Higher Purpose (of organizations) 

Virtually all of our societal organizations seem to have either forgotten or have never really known why they exist and what their higher purposes are. Instead, they have often elevated narrow individual and institutional self-interest into the only purposes that they recognize as valid. Our governments all too frequently serve the interests of the politicians, the public service unions, and various other special interests rather than their citizens.

Our schools too often serve their educational bureaucracy and teachers unions instead of their students and their parents. Our health care system too often seeks to maximize the profits of pharmaceutical companies, hospitals, doctors, and insurance companies rather than the health and wellness of patients. Many of our corporations primarily exist to maximize the compensation of their executives and, secondarily, shareholder value rather than value creation for customers, employees, and other major stakeholders.

The single most important requirement for the creation of higher levels of trust for any organization is to discover or rediscover the higher purpose of the organization. Why does the organization exist? What is it trying to accomplish? What core values will inspire the organization and create greater trust from all of its members?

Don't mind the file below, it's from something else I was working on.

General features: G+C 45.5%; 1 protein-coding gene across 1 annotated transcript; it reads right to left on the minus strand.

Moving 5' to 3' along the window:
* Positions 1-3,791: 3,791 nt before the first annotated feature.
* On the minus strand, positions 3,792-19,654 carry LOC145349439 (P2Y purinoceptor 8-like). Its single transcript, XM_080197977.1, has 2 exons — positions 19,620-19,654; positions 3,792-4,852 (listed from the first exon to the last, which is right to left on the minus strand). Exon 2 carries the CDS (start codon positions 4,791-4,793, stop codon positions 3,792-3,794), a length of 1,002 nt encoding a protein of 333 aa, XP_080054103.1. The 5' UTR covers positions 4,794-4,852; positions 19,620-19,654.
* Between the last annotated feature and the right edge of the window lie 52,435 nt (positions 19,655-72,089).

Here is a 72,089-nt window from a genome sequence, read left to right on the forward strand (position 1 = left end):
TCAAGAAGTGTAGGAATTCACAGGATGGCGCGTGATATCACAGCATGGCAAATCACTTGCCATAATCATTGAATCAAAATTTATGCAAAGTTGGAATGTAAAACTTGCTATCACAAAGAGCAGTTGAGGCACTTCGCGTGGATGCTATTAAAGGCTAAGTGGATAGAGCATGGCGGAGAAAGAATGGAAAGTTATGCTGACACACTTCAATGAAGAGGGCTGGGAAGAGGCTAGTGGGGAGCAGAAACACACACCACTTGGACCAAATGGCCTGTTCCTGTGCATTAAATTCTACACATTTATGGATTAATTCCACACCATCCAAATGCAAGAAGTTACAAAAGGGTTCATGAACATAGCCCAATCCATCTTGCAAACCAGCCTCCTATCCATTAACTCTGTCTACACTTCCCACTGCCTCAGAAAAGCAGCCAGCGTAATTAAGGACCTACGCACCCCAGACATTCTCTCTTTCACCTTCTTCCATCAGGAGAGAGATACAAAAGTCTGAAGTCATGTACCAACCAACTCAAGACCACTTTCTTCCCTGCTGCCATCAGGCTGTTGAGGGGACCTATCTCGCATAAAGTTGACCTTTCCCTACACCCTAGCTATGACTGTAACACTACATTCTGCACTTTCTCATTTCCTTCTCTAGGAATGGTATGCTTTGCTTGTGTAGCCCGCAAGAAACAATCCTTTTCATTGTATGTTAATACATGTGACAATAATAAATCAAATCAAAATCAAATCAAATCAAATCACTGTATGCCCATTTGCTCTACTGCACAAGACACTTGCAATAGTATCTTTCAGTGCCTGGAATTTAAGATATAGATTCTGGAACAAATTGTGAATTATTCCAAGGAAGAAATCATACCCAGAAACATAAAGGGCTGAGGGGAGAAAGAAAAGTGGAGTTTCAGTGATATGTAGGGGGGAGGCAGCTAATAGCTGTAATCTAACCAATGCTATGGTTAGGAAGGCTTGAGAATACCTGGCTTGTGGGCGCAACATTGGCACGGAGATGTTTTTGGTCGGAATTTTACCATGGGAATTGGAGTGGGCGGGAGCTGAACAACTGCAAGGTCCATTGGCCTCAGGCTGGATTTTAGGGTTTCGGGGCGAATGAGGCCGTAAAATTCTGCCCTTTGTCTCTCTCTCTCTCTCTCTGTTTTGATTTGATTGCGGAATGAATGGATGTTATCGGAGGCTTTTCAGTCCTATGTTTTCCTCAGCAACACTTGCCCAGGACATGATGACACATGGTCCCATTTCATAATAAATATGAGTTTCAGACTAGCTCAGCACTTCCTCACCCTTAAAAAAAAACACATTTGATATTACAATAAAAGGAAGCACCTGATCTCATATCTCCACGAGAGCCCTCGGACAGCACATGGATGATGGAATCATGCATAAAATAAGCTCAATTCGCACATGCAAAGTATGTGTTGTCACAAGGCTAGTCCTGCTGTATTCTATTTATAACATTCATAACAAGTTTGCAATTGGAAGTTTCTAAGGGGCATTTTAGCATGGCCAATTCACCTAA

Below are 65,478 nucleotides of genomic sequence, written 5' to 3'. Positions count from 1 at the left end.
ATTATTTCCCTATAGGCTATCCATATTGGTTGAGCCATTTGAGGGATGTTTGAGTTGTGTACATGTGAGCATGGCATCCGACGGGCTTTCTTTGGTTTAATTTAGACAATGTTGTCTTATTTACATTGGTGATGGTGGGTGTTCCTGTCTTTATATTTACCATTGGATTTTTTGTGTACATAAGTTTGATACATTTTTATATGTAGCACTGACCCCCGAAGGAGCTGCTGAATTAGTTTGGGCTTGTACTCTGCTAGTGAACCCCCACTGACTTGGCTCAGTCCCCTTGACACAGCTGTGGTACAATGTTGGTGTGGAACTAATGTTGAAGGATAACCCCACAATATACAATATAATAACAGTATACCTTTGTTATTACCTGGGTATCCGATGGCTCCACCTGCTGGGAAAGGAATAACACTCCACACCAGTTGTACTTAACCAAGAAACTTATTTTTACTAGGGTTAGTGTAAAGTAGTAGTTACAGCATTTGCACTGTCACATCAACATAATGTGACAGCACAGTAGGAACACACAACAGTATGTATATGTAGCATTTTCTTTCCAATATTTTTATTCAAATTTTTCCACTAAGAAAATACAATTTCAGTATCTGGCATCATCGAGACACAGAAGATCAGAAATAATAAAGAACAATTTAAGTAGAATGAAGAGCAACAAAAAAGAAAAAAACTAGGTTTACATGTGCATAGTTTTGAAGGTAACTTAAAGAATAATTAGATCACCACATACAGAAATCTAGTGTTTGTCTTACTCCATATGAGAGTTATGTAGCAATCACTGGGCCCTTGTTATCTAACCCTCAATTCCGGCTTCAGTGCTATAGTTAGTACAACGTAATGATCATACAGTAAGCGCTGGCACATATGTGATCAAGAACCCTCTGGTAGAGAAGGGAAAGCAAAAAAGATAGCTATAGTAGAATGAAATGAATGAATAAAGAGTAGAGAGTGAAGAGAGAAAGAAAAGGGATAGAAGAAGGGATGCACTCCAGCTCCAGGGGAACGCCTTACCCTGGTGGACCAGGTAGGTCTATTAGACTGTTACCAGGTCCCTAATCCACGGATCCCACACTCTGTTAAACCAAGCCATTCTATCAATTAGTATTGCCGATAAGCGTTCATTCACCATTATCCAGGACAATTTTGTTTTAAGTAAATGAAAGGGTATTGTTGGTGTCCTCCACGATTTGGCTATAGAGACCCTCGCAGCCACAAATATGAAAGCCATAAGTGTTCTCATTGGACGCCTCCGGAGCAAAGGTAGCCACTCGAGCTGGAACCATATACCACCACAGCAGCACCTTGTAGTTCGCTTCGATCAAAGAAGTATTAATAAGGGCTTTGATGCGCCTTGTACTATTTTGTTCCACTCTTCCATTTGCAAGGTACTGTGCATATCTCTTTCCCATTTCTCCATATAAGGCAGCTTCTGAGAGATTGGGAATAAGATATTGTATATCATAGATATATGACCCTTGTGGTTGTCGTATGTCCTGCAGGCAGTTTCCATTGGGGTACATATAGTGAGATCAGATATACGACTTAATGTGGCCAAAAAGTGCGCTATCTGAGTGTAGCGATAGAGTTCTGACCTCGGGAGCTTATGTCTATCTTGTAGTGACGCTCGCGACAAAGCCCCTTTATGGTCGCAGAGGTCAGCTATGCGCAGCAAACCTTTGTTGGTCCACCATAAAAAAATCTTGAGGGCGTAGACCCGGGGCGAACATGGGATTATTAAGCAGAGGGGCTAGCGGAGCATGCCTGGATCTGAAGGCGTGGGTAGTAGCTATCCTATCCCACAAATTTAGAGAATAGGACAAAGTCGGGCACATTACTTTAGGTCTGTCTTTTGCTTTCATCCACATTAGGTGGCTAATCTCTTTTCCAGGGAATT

While there are potentially as many different purposes as there are organizations, I believe that great organizations have great purposes. The highest ideals that humans aspire to should be the same ideals that our organizations also have as their highest purposes. These include such timeless ideals as:

  • The Good: Service to others—improving health, education, communication, and the quality of life.
  • The True: Discovery and furthering human knowledge.
  • The Beautiful: Excellence and the creation of beauty.
  • The Heroic: Courage to do what is right to change and improve the world.

Organizations that place such higher purposes at the very core of their business model tend to inspire trust from all of their members and the larger communities in which they exist. Higher purpose and shared core values tend to unify the organization behind their fulfillment and usually act to pull the overall organization upwards to a higher degree of ethical commitment. Higher levels of trust are a natural result of this unity of purpose, shared core values, and greater ethical commitment.

Source: www.honolulufreemasons.org.pillar-talk, 2011


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